the deception has a chance politically. Depression/recession will stall energy
use. Probably quite effectively.

There is no value judgement here regarding "rightness of choice." What is put
forward is there is a cost associated with decisions. A rather famous economist
borrowed a phrase (from Heinlein I believe) that "there is no such thing as a
free lunch." Those are very true words.

> If you define it sufficiently far out,
> it's impossible for even the entire human race to make a difference.

What "difference" are you hoping to acheive? It seems that the presumption is
that "energy usage is bad." It isn't. The richness of today's world is due in
the largest part to the energy we've harnessed. It is representative of our
wealth. It is what makes things move, in the figurative and literal sense.
We'd be living in caves and eating uncooked roots and liver if it wasn't for all
the energy. None of this says we shouldn't try to be more efficient, we
should. But costs alone will tend to drive us to do so, as you noted about a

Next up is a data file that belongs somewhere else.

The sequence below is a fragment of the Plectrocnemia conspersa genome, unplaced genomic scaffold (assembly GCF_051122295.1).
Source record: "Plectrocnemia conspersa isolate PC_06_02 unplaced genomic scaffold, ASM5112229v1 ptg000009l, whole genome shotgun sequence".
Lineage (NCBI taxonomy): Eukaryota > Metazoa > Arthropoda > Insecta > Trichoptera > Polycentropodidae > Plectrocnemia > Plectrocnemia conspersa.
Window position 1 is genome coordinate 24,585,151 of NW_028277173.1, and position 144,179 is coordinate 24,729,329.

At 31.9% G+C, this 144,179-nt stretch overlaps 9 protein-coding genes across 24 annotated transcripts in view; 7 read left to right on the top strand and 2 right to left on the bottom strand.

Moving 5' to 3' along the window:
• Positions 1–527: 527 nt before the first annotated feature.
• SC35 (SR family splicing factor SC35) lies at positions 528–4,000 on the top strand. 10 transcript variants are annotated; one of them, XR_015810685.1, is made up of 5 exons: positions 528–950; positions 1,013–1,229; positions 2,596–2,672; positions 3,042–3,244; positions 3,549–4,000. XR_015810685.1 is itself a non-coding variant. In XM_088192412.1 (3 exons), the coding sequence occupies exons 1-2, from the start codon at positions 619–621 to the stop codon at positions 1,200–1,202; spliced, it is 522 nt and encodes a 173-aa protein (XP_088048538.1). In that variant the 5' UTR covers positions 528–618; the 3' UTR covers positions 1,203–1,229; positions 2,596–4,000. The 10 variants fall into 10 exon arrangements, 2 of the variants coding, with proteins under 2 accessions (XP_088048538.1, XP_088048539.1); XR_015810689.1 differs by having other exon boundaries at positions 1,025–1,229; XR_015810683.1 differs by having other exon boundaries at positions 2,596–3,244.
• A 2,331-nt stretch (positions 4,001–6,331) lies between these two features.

couple of industries.

As I observe, I see the tendency of humans is pretty much to improve their lot
in life. What more "difference" could anyone reasonably care about?

> OTOH, too small a definition would make a single rider matter too much
> and be kind of useless.

This single rider is about to turn off to his house. This ride is about over.

gwhite
October 7th 04, 02:38 AM
qtq wrote:
>

> Labour productivity has been increasing through the application of
> technology and energy - by having a machine harvest the grain,...

What has precisely accompanied all industrialization and increasingly efficient
technology to date is *increasing* energy usage. This is the empirical fact.
Those folks that exited the fields and threw their scythes into the garbage
didn't just dissappear into thin air. They were employed in some other ways --
ways which *consume* energy and provided them with the functional wealth to
consume *more* energy.

Of course, if the government could just get everyone to sit still, like the good
nanny that it is.... LOL

B.B.
October 7th 04, 05:00 AM
In article >,
gwhite > wrote:

[...brevity snippage...]

>I'm trying to get people to start thinking about what we face realistically
>(macroeconomically), not "solve" intimate and complex details. That is pretty
>much it. Of course there is no such thing as "all other things equal" in any